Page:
Re: Has anyone looked into FPGA-based digitalmodes?


Graham
 

OK , It was simply a concept based on current systems , the original
panoramic digipan system capturing all, now expanded to cover rtty
and the Olivia recovery in drm780 , my experience with hf packet
back in the 80's when you could digi all over the place on 10 Mtr's ,
the wspr auto beacon software decoding down in to the noise and the
latest `cw' skimming software that is capturing the call signe ,
operating frequency and posting it to a web server...

As with the above I should think the calibration of a standard ham
ssb set would be good enough to ensure net , as for the
communication protocols .. well who knows …a sort of lynux (compared
to windows) communication system that sits in a small space and
uses the advances in computing power and narrow modulation 'modern
frequency usage' and allows everyone to join in, with the same dial
setting

I think the intelegent use of a band of frequencys would reprensent
progress in 'ham' data transmission ?



--- In digitalradio@yahoogroups.com, "Jose A. Amador" <amador@...>
wrote:


Graham wrote:

****I really do not understand Graham's proposal: a narrow band
spread
spectrum system? I really need some more clarification about
this.***

Ok may be a bit like calling a steam train a iron horse, dose the
same thing but a little differently

Spread spectrum : may not be quite the intended system, more
like a
frequency agile system within a constrained pass band, where data
packet are transmitted, by say psk31 type modulation, on random
channels within the pass band – collision avoidance with multi
users, and short data bursts
Now I see. Frequency hopping spread spectrum.

Those channels are not really random, but pseudo-random. I foresee
two
problems:

1) Coordination. The necessary codes should be defined. Netting
those
transmissions is not trivial, calibration issues are important and
not
all radios are calibrated equally. A heavy task for CAT, indeed. I
am
not sure it can be done well enough, or without special radios.

2) Administrative. It will be hard to convince communications
administrations to let run systems they cannot monitor easily or
reliably.

PSK31 is not suitable per se, it is not thought for reliable
transfers
but for casual keyboarding. Emphasis is on quick responsiveness,
because
features that increase reliability of transfers also increase
latency,
which is felt as undesirable by many keyboarders. Count me in, I
react
differently if I want to chat with few erroneous characters that do
not
obliterate the meaning or if I want to transfer a file reliably.

AX25 : merely as comparison to existing mode's of operation,
some kind of watered down system that would allow routing via
other
stations, mail boxes that sort of thing, ok the data rate wont be
too high, but just a novel system using the pc as a intelligent
modem. could transmit command/route packets and data packets to
keep things short
Actually, it is not only AX.25, but using the BBS Interface
Specification Working Draft 11/28/93

Is there any newer? I have not seen any other, newer or improved.

FBB modified some aspects of it, specially regarding compressed
transfers, but this is the basic protocol as I understand. I also
keep
the FBB protocol docs on a backup CD. The FBB and JNOS sources
could be
a good guide for someone interested in the tiny details. FBB does
it
better, with Z-modem style transfers that resume the file transfer
where
the link is cut. That also reduces the spectral footprint.

If you views the system on a waterfall display, you would see,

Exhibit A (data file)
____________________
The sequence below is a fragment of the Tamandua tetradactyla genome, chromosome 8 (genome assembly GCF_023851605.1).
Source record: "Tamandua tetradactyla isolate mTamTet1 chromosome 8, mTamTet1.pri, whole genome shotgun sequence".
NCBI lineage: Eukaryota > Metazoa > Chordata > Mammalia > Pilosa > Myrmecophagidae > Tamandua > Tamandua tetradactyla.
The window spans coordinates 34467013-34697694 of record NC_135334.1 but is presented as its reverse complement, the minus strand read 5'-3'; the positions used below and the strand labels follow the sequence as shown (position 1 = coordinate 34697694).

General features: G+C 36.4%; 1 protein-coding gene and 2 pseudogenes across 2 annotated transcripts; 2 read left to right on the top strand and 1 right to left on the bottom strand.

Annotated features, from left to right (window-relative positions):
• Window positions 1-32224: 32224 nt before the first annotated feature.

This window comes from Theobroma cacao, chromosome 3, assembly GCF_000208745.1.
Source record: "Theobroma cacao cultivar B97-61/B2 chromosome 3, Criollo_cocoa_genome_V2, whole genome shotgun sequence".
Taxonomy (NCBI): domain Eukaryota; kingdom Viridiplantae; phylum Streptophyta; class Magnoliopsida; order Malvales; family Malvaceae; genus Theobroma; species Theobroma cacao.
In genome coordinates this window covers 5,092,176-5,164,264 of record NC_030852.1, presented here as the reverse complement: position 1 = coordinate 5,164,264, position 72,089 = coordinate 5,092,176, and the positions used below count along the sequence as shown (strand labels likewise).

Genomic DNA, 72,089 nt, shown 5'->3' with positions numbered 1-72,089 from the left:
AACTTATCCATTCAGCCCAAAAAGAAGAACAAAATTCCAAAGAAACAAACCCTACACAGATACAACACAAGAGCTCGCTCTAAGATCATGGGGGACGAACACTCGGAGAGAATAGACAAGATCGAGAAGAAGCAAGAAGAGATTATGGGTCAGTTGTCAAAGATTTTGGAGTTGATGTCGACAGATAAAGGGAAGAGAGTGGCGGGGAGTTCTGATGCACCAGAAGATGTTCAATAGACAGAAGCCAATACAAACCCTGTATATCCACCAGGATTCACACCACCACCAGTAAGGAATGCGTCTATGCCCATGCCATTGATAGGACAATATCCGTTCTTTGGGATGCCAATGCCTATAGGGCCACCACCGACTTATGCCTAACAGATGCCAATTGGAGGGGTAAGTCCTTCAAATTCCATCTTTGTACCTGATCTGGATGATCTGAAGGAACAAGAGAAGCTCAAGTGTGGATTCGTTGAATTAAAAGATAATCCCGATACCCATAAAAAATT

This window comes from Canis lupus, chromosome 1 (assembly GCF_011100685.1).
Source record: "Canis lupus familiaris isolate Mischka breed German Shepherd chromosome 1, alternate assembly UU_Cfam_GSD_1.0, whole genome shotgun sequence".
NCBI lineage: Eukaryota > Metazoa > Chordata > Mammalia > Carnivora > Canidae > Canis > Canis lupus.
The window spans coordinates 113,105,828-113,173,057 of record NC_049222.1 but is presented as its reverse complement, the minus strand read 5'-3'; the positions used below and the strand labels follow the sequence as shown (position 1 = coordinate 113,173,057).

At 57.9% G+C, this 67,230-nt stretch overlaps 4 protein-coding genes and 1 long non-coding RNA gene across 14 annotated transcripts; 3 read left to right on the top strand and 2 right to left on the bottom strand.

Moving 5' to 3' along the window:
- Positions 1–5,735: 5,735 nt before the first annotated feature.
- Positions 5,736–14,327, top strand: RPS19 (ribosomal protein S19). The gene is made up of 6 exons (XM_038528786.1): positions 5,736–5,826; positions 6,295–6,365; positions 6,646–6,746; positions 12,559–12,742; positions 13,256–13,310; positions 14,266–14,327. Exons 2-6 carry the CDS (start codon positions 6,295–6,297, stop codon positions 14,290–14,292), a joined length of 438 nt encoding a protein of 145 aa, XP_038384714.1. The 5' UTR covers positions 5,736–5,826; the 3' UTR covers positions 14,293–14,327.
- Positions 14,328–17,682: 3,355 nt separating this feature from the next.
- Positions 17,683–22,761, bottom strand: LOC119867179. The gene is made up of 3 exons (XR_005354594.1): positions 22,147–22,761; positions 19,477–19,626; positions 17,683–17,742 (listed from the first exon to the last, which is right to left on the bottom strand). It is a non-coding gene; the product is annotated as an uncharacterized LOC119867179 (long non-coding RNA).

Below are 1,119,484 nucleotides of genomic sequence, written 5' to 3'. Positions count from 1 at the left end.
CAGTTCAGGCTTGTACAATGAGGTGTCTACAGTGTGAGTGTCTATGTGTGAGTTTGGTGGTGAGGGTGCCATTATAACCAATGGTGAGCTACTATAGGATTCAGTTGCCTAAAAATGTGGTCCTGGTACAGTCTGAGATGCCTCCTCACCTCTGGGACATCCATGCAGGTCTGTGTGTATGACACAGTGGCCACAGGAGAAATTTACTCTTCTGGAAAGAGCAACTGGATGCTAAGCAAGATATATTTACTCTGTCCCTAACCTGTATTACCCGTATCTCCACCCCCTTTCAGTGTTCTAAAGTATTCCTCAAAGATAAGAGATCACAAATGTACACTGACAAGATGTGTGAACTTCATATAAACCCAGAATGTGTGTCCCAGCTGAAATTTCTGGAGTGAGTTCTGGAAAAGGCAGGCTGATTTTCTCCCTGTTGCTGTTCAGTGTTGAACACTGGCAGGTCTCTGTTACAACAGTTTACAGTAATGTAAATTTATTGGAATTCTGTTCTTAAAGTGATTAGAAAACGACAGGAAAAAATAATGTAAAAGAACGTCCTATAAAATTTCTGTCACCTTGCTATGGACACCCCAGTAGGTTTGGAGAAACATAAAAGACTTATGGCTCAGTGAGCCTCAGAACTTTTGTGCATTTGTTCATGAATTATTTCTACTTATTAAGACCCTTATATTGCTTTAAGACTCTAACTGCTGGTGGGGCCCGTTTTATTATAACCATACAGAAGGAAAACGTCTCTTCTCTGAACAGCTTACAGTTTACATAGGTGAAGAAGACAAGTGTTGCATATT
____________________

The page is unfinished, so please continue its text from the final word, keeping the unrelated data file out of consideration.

what
looked like random vary length , short psk31 (type) signals
appearing simulations'ly with in the system band with on say
fixed
channels with the odd collision and extended gaps …. Depending
on
usage why not start to double up on the cannel usage to give a
fec
function under good conditions
A waterfall would be a good thing. It was particularly hard to net
in,
even with a well calibrated radio without being able to really
watch the
spectrum using a TNC with no tuning indicator.

Summarizing, I believe this is too complex and creates more
problems
than solutions. That is my personal perception.

What I feel is needed is something based on the established
technology
(AX.25, BBS Spec) with a new modem more suitable for HF than the
old
Bell 103 modem.

I see divided opinions, many prefer the shared frequency concept.

This is not without problems. Bad or uncoordinated parameters,
hidden
stations, collisions, all reduce the transfer efficiency. I still
remember that 14095 could be quite messy at times.

I participated on a net where one station was the hub and
clearinghouse,
all had to be coordinated with the net manager, and it worked
rather well.

Something similar to frequency hopping but not exactly so were the
procedures used by the AMTOR/Pactor mailboxes, scanning several
channels
per band, and using one for the entire connection period.

What does this has to do with FPGA based data modes? At the end, we
still need a better HF modem than the Bell 103. One step at a time,
I
would love to see a better, open source, low cost mousetrap
implemented
for reliable transfers.

I feel important to note and take adventage of what strategies are
proven to work, and not reinvent the wheel. Exact bit to bit
compatibility to say, pactor, is not as important as a good robust
modem, negotiable signaling speed and coding adapted to HF
propagation,
among other aspects. Adaptive equalization might be used
advantageously
in a modem. Maybe some good ideas could be taken from Q15X25, with
care,
of course, because it also left a not satisfied wish list.

It is not necessarily as simple as stating such a wish list, but
there
should be some intellectual property modules that actually do some
of
the above, in modules, to simplify the programming tasks ahead.

73,

Jose, CO2JA

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